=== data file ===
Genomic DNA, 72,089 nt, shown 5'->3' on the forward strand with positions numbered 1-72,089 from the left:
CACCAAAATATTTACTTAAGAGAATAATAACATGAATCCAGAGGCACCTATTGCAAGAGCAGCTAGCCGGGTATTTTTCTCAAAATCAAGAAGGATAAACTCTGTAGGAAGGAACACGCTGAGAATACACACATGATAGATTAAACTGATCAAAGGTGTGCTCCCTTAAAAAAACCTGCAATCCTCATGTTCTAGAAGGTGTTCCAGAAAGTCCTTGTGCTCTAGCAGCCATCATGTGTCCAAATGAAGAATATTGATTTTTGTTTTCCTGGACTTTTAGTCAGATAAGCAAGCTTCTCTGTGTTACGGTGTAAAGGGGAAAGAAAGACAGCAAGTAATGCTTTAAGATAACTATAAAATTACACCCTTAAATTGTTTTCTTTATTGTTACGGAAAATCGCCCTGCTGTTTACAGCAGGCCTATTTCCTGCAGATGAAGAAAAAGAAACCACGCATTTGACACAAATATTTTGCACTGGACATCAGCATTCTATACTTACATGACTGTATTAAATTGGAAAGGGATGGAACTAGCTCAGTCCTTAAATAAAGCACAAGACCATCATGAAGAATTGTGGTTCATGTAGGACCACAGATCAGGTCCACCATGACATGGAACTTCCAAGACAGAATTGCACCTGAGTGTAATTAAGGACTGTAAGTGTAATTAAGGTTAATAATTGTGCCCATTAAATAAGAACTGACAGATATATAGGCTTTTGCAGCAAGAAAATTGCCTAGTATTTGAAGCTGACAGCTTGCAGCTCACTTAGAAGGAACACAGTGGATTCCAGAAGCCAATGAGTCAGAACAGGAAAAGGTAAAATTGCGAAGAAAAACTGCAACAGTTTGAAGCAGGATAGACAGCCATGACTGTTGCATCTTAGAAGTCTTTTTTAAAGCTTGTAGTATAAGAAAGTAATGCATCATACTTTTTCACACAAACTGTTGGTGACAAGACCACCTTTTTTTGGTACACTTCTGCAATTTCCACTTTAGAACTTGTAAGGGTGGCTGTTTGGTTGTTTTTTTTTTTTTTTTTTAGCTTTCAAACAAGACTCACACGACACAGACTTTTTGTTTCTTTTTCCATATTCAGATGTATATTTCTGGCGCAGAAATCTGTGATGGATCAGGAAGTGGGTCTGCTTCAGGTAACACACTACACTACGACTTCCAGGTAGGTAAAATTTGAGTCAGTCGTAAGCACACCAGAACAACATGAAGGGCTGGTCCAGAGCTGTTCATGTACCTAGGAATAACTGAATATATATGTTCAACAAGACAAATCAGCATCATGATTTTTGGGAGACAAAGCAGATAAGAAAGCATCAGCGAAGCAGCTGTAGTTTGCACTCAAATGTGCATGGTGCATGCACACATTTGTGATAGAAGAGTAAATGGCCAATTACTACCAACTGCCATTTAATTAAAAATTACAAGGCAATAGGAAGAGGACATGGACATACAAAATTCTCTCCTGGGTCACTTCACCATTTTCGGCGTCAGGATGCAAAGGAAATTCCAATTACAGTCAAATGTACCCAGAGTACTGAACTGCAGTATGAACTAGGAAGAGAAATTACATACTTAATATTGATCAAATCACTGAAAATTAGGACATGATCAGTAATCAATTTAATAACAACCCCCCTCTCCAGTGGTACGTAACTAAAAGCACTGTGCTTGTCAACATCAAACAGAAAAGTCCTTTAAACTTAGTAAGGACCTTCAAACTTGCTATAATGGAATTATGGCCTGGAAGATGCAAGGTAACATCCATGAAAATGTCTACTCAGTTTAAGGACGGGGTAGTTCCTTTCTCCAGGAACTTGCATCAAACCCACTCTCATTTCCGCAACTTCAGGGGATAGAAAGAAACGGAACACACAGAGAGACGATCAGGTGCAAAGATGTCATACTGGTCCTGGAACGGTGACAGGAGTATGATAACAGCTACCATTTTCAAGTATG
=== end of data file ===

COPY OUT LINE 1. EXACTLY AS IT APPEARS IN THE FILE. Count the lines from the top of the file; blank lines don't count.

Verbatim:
Genomic DNA, 72,089 nt, shown 5'->3' on the forward strand with positions numbered 1-72,089 from the left: